True confessions of a training contract applicant - part 2
Part 2 of a recurring blog
Having successfully filled out and submitted as many online applications as humanly possible during September, October and November, I was soon confronted by the next hurdle in the application process.
An awful lot of commercial firms (especially City and national outfits) have now inserted a particularly soulless intermediate step between application and interview – the online test.
Who would have thought it was possible to test verbal reasoning without hearing you speak! And what actually is critical thinking? Sadly I'm not in a position to answer either of these questions with any certainty. But having successfully navigated both I can have a stab at explaining how I prepared for them.
Personally I find online tests the most frustrating stage of any application process. Essentially, they're a pass or fail exercise. And (despite the fact I'm convinced the computer knows instantly) you don't get to know how you've done for ages; you're usually left to sweat for at least a few days.
The good news is that some firms look at your application form and online test results as a whole. So a stellar CV can make up for an online test score that's slightly lower than that of other applicants.
Several of the firms I applied to required me to undertake a verbal reasoning test and a handful required a critical thinking test. For both, firms state that there's nothing you can do to prepare on the basis that if you don't instinctively think in the way required, you never will. While there may be a small grain of truth in this, I've found that practice does improve performance. Some firms get their psychometric tests from a company called SHL; its website provides a handful of free sample tests which I found useful for practising verbal reasoning.
A critical thinking test typically contains five different sections each testing a different way of analysing a passage. Linklaters has a quick-fire five-minute practice test on its website, while Hogan Lovells has a more detailed example.
Practising these tests is particularly useful because (at least in my experience) when you're doing a test for real the timer starts to run as soon as you start to read the instructions. Having done a few practices, you should already have a reasonable idea of what the instructions are, which should save you a valuable few seconds!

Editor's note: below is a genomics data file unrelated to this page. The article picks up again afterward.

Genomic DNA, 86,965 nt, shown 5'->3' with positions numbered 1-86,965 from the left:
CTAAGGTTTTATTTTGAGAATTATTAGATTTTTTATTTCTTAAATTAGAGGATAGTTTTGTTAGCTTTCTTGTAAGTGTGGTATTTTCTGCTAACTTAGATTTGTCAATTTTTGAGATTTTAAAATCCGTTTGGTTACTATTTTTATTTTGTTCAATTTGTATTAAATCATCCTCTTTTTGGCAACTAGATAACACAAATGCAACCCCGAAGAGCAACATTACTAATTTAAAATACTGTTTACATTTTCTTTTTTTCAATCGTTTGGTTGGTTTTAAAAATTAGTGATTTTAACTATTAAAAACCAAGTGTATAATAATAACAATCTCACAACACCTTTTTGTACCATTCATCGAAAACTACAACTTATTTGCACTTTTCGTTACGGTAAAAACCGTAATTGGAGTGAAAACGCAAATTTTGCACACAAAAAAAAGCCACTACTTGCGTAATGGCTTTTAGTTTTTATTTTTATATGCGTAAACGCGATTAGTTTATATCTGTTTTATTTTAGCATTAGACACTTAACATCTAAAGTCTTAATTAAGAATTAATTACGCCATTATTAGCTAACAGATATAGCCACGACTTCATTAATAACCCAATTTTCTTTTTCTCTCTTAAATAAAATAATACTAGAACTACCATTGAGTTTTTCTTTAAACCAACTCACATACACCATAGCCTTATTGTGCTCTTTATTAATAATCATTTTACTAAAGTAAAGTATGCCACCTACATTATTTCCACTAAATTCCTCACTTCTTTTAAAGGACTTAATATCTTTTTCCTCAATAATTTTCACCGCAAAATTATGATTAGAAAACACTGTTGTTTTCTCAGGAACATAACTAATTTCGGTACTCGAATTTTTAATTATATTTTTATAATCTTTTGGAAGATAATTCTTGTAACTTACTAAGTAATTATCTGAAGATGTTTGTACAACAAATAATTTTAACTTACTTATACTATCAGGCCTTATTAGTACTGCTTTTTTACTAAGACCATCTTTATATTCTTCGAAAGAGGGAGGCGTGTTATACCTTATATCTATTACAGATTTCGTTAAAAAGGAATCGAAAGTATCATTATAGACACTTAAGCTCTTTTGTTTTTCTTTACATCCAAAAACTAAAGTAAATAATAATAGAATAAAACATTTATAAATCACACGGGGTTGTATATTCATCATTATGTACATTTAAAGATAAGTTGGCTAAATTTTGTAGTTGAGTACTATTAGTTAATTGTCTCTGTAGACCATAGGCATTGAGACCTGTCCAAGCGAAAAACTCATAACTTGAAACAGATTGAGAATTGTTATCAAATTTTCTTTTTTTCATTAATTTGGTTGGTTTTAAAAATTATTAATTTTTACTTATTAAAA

From what I've seen firms which opt not to use online tests use a telephone interview to whittle down the number of applicants before face-to-face interviews or assessments take place.
The first of my telephone interviews for vac schemes took place in November. (And this was for a firm which had a 31 January deadline!)
Personally, I find telephone interviews off-putting and far more stressful than normal interviews. I don't like not being able to see the interviewer's initial reactions to my replies. I have also realised that normally when I talk I tend to gesture with my hands and having to hold a phone in one hand makes this rather difficult! All this tends to make me tense up. A solution I found useful (for standard interviews too) is to go for a short, brisk walk beforehand to expend some nervous energy!
The advantage of telephone interviews is that you can have all your notes spread out in front of you. However, there's nothing worse than not learning your stuff properly and relying on notes, only for a vital piece of paper to blow off the desk just as you need it!
I've found it's best to prepare as if you're not going to have anything in front of you and to only use a few small fact sheets. I use ones which cover the nitty gritty: number of offices, key clients, recent financials. This way the majority of my answers remains fluid and natural but I don't have to spend valuable time memorising fiddly information.
The structure of the telephone interviews I've done has varied but they've tended to be largely competency based with a handful of motivation and commercial awareness questions thrown in. I've noticed that they tend to cover whatever the firm's application form omitted. For competency questions I used the same list of my experiences which helped me to address application form questions (see Part 1 of this blog).
To prepare for commercial awareness questions I always have a look through the 'news' section of a firm's website and pick out something interesting that I've heard of before. (Slightly less mainstream departments like media and sports are where I usually start. One look at a detailed blow-by-blow account of a restructuring or bond offering and I know I'm not going to be able to describe it intelligently under pressure!).
I also identified one major commercial story right at the beginning of the year which I knew would run and run. I've been keeping track of the news and watching out for new developments. As a result I've been able to update and advance my take on it as I've progressed through the application process.